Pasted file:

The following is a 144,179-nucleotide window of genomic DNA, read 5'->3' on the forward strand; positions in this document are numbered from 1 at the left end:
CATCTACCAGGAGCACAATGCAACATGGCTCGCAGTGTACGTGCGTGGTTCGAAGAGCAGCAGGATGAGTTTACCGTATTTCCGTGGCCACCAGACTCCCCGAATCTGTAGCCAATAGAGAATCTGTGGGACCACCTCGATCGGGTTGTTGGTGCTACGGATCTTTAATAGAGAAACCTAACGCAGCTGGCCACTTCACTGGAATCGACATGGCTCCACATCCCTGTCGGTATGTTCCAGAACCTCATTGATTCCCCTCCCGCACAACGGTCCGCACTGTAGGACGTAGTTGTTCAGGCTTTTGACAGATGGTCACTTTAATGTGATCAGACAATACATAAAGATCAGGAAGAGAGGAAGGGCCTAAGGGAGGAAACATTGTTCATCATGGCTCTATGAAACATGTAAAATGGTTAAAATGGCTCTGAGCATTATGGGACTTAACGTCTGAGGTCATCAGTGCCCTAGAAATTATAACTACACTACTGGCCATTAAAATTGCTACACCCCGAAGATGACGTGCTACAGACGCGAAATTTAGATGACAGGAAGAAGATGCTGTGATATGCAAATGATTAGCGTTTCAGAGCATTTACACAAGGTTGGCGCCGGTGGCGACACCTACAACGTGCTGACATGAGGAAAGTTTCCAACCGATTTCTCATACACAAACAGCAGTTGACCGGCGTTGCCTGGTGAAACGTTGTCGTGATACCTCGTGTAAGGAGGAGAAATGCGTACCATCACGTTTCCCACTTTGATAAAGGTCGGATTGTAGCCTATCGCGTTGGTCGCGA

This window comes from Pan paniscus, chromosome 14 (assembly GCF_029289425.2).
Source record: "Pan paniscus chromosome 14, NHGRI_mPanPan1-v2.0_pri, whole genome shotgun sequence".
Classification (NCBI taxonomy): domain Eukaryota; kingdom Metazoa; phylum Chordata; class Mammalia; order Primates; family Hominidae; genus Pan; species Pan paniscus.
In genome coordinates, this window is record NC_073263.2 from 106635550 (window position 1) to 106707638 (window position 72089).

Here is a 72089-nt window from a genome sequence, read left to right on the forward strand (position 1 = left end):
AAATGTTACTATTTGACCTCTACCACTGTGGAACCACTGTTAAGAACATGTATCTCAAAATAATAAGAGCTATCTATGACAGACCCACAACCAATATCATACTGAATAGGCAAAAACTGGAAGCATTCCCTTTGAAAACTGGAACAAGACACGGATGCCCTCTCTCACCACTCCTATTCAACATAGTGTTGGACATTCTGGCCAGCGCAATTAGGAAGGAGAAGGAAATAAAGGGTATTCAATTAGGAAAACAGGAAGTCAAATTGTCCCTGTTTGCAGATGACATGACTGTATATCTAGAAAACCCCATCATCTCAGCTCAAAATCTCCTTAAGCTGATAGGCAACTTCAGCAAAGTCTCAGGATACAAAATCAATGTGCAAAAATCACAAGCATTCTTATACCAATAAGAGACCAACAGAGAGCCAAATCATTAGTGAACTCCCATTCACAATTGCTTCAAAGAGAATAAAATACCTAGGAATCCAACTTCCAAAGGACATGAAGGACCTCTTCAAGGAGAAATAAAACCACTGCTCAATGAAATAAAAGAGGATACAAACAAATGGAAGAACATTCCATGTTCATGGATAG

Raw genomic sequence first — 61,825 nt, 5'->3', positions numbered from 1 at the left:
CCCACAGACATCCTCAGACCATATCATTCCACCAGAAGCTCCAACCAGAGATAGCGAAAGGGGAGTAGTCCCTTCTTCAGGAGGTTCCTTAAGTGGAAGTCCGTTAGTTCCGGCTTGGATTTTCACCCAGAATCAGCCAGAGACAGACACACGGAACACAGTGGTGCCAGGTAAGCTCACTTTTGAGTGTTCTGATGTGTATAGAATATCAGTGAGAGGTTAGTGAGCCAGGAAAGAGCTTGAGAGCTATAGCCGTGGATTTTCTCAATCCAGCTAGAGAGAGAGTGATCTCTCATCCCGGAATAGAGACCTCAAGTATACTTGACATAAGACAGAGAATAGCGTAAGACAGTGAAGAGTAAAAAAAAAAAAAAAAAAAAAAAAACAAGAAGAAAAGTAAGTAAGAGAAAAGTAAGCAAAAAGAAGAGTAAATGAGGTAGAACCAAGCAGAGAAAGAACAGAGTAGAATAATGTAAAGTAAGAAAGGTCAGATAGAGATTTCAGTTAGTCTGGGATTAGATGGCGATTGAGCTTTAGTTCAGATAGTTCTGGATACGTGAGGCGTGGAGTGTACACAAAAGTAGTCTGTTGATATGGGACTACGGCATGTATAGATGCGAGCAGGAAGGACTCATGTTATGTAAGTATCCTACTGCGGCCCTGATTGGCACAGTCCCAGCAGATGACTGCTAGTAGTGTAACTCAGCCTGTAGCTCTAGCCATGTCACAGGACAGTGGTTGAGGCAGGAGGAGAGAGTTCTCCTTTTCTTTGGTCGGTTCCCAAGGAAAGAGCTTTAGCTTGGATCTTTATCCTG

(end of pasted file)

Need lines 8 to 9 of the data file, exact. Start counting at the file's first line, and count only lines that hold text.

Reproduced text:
AAATGTTACTATTTGACCTCTACCACTGTGGAACCACTGTTAAGAACATGTATCTCAAAATAATAAGAGCTATCTATGACAGACCCACAACCAATATCATACTGAATAGGCAAAAACTGGAAGCATTCCCTTTGAAAACTGGAACAAGACACGGATGCCCTCTCTCACCACTCCTATTCAACATAGTGTTGGACATTCTGGCCAGCGCAATTAGGAAGGAGAAGGAAATAAAGGGTATTCAATTAGGAAAACAGGAAGTCAAATTGTCCCTGTTTGCAGATGACATGACTGTATATCTAGAAAACCCCATCATCTCAGCTCAAAATCTCCTTAAGCTGATAGGCAACTTCAGCAAAGTCTCAGGATACAAAATCAATGTGCAAAAATCACAAGCATTCTTATACCAATAAGAGACCAACAGAGAGCCAAATCATTAGTGAACTCCCATTCACAATTGCTTCAAAGAGAATAAAATACCTAGGAATCCAACTTCCAAAGGACATGAAGGACCTCTTCAAGGAGAAATAAAACCACTGCTCAATGAAATAAAAGAGGATACAAACAAATGGAAGAACATTCCATGTTCATGGATAG

Raw genomic sequence first — 61,825 nt, 5'->3', positions numbered from 1 at the left: